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Who Needs a Retirement Plan? Apparently Not Millennials

U.S. News & World Report - Money logo U.S. News & World Report - Money 27/05/2016 Maryalene LaPonsie

Most people don't know how much money they need in retirement and are stressed about how to pay for it. But a Franklin Templeton Investments survey of more than 2,000 adults in January found that young people are relatively optimistic about their retirement prospects. More than a third of millennials say they will have a better retirement than past generations. That makes them more confident than Gen Xers, of whom only a quarter say the same.

Despite that optimism, 40 percent of millennials say they don't have a retirement income strategy in place, and 57 percent report they haven't even begun saving yet. "You never want to hear that, but you don't get too concerned," says Michael Doshier, vice president of retirement marketing for Franklin Templeton Investments. Doshier says there is an "evolutionary process" in which young adults almost always see retirement as distant and inconsequential to their present life. Then, as people age, it comes into focus and saving becomes more of a priority.

Saving is good, but it's not a plan. It may seem as though a significant number of millennials are failing to take retirement seriously, but the numbers don't faze Charlie Harriman, a financial planner with Cloud Financial in Huntsville, Alabama. According to Harriman, who is a millennial himself, many people, including those in older generations, think they have a plan when they really don't. Instead, they are simply setting money aside in a 401(k) and calling it a plan. While saving is an important component, retirement plans need to cover things such as insurance, disability coverage, college education for kids and tax implications.

Still, Doshier says simply saving money could be enough given the age of most millennials. "What's important is when they are in their 20s is that they're saving," he says. Getting money in a retirement account early ensures workers are able to take full advantage of the growth created through compound interest.

Money might not grow without a plan. Not everyone is convinced that saving money early trumps having a retirement plan. "[That money] could just go into a cash fund and then it's not growing," says Zack Shepard, vice president with Matson Money, based in Mason, Ohio.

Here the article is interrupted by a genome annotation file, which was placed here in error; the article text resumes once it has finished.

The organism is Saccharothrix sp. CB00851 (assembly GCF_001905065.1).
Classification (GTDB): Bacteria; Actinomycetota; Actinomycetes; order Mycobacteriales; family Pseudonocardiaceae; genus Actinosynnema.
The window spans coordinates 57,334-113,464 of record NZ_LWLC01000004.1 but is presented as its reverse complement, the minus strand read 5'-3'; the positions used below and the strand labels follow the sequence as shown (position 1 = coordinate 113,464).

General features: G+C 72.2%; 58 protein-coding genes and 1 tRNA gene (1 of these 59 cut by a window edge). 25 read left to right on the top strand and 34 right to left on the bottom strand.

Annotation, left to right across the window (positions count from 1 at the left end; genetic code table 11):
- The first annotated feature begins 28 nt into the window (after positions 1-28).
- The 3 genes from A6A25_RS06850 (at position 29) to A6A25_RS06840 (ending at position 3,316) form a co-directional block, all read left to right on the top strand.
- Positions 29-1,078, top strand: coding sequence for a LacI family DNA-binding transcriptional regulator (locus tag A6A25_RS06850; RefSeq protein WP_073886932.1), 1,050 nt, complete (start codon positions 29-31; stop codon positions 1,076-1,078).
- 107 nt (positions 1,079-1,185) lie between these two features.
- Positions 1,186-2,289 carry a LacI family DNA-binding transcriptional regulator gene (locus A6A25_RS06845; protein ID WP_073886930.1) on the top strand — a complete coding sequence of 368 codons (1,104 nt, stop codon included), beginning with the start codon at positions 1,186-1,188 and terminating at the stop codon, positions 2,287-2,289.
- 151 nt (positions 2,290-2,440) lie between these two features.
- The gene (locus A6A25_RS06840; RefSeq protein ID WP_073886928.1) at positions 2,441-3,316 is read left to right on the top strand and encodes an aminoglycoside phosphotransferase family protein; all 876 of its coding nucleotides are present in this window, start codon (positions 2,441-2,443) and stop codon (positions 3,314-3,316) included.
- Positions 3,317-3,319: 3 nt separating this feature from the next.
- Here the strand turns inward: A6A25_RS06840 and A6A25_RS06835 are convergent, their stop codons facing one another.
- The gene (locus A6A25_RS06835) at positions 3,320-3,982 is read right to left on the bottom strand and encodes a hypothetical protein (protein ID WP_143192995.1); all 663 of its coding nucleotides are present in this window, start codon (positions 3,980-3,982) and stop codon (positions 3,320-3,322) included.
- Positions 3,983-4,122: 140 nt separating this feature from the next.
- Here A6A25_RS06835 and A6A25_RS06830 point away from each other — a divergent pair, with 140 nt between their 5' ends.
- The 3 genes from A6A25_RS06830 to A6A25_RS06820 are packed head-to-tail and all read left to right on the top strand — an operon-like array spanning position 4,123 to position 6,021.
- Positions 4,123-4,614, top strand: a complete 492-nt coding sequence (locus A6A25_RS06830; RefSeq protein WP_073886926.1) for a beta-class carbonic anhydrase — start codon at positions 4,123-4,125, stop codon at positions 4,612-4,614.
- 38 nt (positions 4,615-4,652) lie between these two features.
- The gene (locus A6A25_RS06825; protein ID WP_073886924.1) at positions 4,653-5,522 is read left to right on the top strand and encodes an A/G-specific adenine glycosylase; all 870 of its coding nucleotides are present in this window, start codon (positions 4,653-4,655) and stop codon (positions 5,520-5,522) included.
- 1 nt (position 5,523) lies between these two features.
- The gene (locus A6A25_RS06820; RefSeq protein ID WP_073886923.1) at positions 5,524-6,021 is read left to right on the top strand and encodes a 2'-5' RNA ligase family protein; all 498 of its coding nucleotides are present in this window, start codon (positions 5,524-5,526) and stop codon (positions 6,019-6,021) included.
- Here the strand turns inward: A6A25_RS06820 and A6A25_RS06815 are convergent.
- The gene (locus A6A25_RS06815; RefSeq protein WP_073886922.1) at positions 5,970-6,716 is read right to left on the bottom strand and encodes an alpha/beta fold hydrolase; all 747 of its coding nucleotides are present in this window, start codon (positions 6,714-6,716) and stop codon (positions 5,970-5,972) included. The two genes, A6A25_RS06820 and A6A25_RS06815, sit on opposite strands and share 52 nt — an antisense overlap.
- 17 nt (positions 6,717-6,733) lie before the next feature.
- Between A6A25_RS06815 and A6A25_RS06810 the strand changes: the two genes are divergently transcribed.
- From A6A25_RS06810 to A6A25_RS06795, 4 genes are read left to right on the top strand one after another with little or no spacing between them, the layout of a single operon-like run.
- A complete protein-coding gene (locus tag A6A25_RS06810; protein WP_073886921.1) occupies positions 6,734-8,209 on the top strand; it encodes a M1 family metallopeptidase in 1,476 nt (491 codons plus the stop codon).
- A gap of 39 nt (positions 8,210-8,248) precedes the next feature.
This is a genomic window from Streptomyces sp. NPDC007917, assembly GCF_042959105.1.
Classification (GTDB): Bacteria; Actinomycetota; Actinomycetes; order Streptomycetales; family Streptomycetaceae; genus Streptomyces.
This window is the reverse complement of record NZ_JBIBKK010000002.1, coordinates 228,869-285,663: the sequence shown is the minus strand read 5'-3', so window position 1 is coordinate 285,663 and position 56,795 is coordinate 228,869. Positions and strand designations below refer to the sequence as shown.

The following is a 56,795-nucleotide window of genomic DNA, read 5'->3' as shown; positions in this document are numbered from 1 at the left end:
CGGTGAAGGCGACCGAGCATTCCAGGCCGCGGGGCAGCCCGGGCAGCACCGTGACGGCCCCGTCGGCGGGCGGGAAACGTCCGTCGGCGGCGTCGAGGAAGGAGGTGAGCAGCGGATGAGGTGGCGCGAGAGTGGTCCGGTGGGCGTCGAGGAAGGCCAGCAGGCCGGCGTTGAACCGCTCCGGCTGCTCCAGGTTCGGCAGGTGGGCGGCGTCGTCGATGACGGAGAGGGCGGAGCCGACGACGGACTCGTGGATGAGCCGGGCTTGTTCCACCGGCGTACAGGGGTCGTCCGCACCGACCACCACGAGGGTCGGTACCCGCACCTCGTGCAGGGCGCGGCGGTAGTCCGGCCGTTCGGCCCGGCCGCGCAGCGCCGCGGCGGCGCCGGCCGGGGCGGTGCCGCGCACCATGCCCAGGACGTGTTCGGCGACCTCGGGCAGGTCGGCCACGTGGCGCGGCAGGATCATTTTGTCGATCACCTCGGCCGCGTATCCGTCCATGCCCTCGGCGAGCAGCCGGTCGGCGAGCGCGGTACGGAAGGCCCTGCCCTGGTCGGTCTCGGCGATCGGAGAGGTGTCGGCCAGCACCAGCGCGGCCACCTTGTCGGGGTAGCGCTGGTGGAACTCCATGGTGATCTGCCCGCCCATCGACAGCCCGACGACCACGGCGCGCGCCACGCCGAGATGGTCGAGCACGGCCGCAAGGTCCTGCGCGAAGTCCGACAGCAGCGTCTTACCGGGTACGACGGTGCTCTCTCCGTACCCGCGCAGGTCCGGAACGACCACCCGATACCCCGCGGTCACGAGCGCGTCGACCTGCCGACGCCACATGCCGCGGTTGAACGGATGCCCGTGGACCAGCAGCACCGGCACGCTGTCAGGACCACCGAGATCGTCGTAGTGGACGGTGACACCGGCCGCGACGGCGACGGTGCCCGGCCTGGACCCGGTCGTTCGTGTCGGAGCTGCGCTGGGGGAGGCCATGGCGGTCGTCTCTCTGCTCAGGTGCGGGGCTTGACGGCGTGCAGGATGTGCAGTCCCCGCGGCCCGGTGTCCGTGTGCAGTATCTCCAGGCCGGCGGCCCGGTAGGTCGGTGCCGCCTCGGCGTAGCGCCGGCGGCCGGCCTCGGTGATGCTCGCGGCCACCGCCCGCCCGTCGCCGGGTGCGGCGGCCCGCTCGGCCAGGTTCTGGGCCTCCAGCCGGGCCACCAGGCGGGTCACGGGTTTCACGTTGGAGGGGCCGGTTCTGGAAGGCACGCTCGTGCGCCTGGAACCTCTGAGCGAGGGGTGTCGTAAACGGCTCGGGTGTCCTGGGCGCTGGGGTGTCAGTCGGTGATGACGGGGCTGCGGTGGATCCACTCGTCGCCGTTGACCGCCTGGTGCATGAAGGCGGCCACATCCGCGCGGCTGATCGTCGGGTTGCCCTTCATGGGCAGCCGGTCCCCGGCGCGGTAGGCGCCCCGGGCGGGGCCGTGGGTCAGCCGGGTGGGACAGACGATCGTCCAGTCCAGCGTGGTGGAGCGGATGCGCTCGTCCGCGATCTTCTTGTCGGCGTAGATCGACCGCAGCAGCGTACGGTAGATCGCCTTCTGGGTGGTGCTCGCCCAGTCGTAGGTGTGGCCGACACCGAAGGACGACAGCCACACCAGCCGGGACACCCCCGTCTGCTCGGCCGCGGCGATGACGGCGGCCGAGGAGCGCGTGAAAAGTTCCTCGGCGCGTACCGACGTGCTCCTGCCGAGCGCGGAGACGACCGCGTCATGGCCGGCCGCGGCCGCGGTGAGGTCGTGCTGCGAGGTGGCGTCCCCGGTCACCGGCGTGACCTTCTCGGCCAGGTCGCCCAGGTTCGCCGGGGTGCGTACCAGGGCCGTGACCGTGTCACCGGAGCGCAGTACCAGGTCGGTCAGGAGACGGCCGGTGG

A woman holding up a money savings jar.: "What's important is when they are in their 20s is that they're saving,"© (Getty Images) "What's important is when they are in their 20s is that they're saving,"

Risk-averse investors might place contributions into stable value funds, which are designed to minimize the possibility of large losses should the stock market fall. However, the same design that keeps money safe also means these funds typically make little in the way of gains. "There is a risk of not taking enough risk," says Andrew Rafal, a Gen X'er and founder of Bayntree Wealth Advisors in Scottsdale, Arizona. Without the proper level of risk, even four decades of compound interest may not be enough to grow investments in stable funds to the amount where a worker can retire comfortably.

Retirement planning when you're young and broke. Lack of cash is one reason millennials may balk at the idea of creating a formal retirement plan. "Most millennials are doing what they can to pay the bills," Harriman says. "They don't have a plan because they don't have the money."

Plus, the financial planning industry isn't necessarily geared to help those with low incomes and limited assets. "Advisory firms have, in the past, catered to those who have accumulated wealth – who have climbed that mountain," Rafal says.

However, that might be changing at some firms. "We're making a big effort to understand the millennial culture," says Shepard, another member of Generation X. As part of its outreach, Matson Money is creating what it calls an "investing destination" in Scottsdale, Arizona, which will provide financial education and exhibits that are appropriate for all ages.

Meanwhile, other millennials may find the best way to get professional advice is to get a referral. Harriman notes most of the 25 year olds he meets are his current clients' children, and he says many financial advisors are happy to provide a free initial consultation.

[See: 9 Retirement Planning Deadlines You Shouldn't Overlook.]

Another option for millennials is to find a planning professional willing to provide ongoing guidance in exchange for a flat monthly fee. Rafal calls this the "Netflix model" of financial planning and says fees can vary widely with $50 to $200 per month being within the norm.

Regardless of how millennials get financial help, most advisors agree a plan is crucial to meeting retirement goals. "Success breeds success," Rafal says. "Without a plan, success is hard to come by."

Copyright 2016 U.S. News & World Report

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